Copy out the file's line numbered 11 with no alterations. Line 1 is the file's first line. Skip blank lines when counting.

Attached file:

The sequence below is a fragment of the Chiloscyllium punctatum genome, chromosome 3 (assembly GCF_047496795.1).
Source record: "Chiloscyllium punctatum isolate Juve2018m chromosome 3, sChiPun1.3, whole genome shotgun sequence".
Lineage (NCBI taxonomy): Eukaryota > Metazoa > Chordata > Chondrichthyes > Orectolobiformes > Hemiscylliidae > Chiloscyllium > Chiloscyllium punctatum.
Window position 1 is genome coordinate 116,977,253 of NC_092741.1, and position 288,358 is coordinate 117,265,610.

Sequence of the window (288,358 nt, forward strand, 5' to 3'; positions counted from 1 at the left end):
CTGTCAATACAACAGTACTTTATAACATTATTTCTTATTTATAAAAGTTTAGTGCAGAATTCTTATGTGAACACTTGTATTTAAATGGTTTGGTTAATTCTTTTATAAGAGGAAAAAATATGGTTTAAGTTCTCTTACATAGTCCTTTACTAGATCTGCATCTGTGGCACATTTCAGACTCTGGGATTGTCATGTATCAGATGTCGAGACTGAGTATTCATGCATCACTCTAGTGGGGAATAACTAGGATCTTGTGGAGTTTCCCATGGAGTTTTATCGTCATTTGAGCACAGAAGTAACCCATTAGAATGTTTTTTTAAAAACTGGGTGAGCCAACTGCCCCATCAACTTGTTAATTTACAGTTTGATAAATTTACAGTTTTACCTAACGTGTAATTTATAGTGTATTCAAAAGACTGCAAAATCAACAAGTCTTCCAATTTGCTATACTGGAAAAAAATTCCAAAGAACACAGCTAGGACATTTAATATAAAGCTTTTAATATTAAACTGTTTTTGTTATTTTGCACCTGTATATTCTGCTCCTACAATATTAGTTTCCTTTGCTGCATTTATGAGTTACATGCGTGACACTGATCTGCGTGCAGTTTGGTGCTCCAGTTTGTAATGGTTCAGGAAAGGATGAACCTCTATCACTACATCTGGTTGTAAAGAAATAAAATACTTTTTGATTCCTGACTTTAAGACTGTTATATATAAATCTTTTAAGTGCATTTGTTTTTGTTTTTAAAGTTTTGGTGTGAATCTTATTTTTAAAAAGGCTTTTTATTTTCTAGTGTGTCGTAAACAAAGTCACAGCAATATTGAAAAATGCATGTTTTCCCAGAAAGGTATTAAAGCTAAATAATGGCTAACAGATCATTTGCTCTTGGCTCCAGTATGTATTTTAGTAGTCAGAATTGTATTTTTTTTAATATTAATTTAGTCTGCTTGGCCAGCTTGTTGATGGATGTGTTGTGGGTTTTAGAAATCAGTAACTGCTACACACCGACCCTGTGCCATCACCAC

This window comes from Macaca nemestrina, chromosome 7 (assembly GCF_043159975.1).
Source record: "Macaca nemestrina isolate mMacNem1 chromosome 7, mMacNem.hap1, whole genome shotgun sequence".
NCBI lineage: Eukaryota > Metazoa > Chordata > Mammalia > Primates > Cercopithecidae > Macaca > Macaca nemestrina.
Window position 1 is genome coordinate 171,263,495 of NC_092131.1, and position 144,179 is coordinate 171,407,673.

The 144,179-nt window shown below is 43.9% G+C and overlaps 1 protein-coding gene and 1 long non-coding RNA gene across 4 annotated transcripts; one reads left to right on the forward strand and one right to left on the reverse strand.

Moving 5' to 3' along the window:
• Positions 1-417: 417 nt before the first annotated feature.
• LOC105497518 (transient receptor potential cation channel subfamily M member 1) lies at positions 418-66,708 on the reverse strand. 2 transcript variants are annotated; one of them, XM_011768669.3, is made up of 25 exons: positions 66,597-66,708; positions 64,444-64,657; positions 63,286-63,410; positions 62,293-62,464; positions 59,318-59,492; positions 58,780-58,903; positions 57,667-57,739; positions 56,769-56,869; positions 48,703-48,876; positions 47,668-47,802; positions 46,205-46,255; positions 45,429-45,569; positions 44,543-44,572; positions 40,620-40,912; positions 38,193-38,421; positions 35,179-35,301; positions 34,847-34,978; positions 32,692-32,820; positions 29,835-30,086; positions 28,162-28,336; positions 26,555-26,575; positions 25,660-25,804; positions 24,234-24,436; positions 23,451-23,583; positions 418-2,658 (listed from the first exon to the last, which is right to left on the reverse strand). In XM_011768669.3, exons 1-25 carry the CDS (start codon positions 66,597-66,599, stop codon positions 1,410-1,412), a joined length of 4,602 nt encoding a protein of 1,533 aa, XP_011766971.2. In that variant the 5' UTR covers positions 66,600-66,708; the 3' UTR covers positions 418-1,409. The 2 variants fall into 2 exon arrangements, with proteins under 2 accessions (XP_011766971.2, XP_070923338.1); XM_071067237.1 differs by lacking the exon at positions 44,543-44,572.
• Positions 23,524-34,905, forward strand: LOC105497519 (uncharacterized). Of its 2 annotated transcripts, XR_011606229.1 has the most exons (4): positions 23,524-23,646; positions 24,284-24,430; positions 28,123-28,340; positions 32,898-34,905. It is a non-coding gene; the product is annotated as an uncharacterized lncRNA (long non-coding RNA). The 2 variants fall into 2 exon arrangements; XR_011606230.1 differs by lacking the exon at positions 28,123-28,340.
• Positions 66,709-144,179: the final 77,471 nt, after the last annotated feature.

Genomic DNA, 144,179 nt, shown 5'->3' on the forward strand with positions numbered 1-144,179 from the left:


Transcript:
The 144,179-nt window shown below is 43.9% G+C and overlaps 1 protein-coding gene and 1 long non-coding RNA gene across 4 annotated transcripts; one reads left to right on the forward strand and one right to left on the reverse strand.